Carrots are amazing; they are full of nutrients and an excellent source of vitamins B and C and calcium pectate, an extraordinary pectin fibre that has been found to have cholesterol-lowering properties.
The carrot is an herbaceous plant that is about 87% water, rich in mineral salts and vitamins. The high level of beta-carotene is very important and gives carrots their distinctive orange colour. Also, most of the goodness is actually in, or just below the skin, so be aware of this when preparing and eating carrots.
Carrots are rich in antioxidants: beta-carotene, alpha-carotene, phytochemicals and glutathione, calcium and potassium, and vitamins A, B1, B2, C, and E, which are also considered antioxidants, protecting as well as nourishing the skin. Carrots also contain copper, iron, magnesium, manganese, phosphorous and sulphur.
Carrots can improve the appearance of the skin, hair and nails and when taken daily it can lower cholesterol and blood pressure. Carrot juice, when taken every day prevents bodily infections and is claimed to be valuable for the adrenal glands (the small endocrine glands situated above the kidneys). Carrot can help improve eye health (pro-vitamin A). Carrots can regulate blood sugar and can promote colon health because it is rich in fibre.
Other major minerals present in carrot include chlorine, sulphur, phosphorous and magnesium. The chlorine present in carrot is vital for the proper functioning of liver provides a cleansing and antiseptic effect on the digestive and circulatory systems. The three minerals calcium, phosphorus and magnesium are essential for ensuring the strength of bones. Phosphorus is essential for the health of skin, hair and nerves. Sulphur also forms a major ingredient of insulin, the hormonal function of which is to convert carbohydrates into energy.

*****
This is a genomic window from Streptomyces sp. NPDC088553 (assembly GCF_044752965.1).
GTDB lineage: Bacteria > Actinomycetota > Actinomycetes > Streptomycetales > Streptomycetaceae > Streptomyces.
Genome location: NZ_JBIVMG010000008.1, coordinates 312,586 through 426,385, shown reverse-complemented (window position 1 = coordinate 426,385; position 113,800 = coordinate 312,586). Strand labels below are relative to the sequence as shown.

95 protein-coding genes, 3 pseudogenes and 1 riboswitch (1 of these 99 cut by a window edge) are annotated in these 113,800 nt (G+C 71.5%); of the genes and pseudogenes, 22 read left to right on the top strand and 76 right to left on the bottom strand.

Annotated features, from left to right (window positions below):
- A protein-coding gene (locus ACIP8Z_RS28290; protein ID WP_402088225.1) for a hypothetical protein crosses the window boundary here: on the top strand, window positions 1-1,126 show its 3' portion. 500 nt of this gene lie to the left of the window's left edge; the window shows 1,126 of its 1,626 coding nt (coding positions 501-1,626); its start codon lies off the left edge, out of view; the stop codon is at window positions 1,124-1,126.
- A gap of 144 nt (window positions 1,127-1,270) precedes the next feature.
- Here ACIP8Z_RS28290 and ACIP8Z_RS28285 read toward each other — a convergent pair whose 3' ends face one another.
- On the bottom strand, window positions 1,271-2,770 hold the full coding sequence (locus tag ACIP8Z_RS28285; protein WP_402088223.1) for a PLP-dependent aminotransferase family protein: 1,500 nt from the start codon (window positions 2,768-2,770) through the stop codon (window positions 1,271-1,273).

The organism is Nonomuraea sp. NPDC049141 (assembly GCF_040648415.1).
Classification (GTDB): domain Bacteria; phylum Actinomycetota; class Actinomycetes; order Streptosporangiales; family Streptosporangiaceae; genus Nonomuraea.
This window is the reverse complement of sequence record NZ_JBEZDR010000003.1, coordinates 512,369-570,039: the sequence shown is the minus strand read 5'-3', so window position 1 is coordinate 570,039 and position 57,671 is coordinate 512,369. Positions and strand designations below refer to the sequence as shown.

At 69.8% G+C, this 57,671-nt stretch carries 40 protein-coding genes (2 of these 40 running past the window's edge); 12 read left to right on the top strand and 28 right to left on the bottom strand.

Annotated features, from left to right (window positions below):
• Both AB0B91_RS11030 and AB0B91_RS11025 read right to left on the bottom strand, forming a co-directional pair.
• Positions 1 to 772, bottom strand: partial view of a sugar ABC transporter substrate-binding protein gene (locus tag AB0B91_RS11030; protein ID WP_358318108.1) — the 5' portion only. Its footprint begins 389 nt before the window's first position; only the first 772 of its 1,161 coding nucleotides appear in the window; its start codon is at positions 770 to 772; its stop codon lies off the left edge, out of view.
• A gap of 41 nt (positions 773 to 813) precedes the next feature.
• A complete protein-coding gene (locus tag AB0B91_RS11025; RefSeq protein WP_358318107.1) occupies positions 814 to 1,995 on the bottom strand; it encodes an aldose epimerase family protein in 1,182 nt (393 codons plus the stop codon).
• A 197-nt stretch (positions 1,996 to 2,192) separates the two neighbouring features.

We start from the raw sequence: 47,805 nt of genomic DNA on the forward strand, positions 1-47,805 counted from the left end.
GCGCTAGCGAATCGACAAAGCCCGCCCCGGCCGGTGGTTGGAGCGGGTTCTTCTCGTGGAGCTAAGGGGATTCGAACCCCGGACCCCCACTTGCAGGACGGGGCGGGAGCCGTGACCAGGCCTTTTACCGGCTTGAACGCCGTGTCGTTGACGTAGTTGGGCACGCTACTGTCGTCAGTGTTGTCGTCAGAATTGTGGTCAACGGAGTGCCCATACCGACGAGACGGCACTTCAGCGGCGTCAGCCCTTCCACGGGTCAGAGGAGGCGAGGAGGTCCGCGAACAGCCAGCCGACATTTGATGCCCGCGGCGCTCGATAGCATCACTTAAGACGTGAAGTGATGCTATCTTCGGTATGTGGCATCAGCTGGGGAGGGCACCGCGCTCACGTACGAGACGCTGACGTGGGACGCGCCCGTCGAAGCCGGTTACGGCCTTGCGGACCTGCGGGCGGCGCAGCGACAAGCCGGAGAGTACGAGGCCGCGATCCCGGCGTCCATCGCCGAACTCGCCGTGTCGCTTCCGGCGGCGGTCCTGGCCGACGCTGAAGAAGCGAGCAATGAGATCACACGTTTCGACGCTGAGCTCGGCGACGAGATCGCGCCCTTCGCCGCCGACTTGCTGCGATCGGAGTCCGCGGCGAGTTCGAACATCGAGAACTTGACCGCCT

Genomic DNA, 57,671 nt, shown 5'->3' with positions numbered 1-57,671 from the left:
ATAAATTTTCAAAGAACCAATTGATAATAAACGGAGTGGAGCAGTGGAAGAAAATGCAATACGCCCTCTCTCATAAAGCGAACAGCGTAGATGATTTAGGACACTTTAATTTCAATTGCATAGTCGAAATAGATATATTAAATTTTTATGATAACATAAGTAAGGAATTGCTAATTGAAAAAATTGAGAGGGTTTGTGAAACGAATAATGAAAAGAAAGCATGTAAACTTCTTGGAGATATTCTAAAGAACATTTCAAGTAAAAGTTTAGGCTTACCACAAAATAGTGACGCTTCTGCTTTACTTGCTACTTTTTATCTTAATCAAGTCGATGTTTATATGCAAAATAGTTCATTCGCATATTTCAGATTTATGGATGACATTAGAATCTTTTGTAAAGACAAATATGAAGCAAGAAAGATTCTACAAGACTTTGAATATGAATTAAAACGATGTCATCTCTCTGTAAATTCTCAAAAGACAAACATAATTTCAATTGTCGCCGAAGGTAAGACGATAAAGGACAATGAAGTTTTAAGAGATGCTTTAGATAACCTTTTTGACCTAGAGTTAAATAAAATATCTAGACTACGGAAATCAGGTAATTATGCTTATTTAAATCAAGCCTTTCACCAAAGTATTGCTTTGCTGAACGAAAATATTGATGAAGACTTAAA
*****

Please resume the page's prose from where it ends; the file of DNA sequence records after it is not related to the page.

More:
Carrots contain a lot of beta-carotene, which the body changes into vitamin A, which is important in strengthening the immune system, keeping the skin, lungs and intestinal track healthy and promoting healthy cell growth. Beta-carotene is a powerful antioxidant, and antioxidants are important in the fight against heart disease, studies have found that high doses of beta-carotene may lower the risk of heart disease by as much as 45%.
According to an article in NCI Cancer Weekly (Nov. 13, 1989), Michiaki Murakoshi, who leads a team of biochemists at Japan’s Kyoto Prefectural University of Medicine, claims that alpha-carotene may be more powerful than beta-carotene in inhibiting processes that may lead to tumour growth. Murakoshi indicates that neuroblastoma (cancer) cells coated with carotenoids experience a drop in N-myc activity compared to untreated cells. N-myc is a gene that codes for cell growth-stimulating proteins and can contribute to cancer formation and growth. Alpha-carotene was found to be about ten times inhibitorier toward N-myc activity than beta-carotene. Murakoshi concludes that all types of carotenoids should be studied for possible health benefits.
The carrot contains more than 490 phytochemicals (plant, or fruit derived chemical compounds). Beta-carotene is one of the most powerful antioxidants in the carrot, and helps the immune system to target and destroy cancer cells in the body. It also prevents DNA variation and fat oxidation, and protects cells against free radicals.